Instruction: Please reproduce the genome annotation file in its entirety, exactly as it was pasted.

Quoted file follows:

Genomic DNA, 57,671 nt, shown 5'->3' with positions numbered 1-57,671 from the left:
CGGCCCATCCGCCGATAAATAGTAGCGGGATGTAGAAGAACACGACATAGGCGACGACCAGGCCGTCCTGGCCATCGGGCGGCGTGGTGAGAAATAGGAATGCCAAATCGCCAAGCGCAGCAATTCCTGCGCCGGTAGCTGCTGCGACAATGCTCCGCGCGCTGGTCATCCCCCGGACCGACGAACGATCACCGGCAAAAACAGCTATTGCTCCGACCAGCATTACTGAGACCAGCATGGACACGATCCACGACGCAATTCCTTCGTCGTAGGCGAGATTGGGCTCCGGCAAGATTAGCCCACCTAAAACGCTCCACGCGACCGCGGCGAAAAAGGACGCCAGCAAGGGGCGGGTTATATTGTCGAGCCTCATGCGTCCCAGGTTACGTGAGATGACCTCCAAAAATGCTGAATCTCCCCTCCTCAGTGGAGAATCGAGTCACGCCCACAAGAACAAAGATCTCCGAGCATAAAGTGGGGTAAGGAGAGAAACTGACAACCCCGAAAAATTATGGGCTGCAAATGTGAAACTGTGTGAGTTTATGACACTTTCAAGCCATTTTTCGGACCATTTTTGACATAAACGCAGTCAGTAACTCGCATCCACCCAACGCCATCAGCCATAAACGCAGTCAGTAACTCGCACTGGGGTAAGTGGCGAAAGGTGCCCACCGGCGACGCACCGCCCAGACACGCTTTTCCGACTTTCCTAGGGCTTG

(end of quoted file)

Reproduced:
Genomic DNA, 57,671 nt, shown 5'->3' with positions numbered 1-57,671 from the left:
CGGCCCATCCGCCGATAAATAGTAGCGGGATGTAGAAGAACACGACATAGGCGACGACCAGGCCGTCCTGGCCATCGGGCGGCGTGGTGAGAAATAGGAATGCCAAATCGCCAAGCGCAGCAATTCCTGCGCCGGTAGCTGCTGCGACAATGCTCCGCGCGCTGGTCATCCCCCGGACCGACGAACGATCACCGGCAAAAACAGCTATTGCTCCGACCAGCATTACTGAGACCAGCATGGACACGATCCACGACGCAATTCCTTCGTCGTAGGCGAGATTGGGCTCCGGCAAGATTAGCCCACCTAAAACGCTCCACGCGACCGCGGCGAAAAAGGACGCCAGCAAGGGGCGGGTTATATTGTCGAGCCTCATGCGTCCCAGGTTACGTGAGATGACCTCCAAAAATGCTGAATCTCCCCTCCTCAGTGGAGAATCGAGTCACGCCCACAAGAACAAAGATCTCCGAGCATAAAGTGGGGTAAGGAGAGAAACTGACAACCCCGAAAAATTATGGGCTGCAAATGTGAAACTGTGTGAGTTTATGACACTTTCAAGCCATTTTTCGGACCATTTTTGACATAAACGCAGTCAGTAACTCGCATCCACCCAACGCCATCAGCCATAAACGCAGTCAGTAACTCGCACTGGGGTAAGTGGCGAAAGGTGCCCACCGGCGACGCACCGCCCAGACACGCTTTTCCGACTTTCCTAGGGCTTG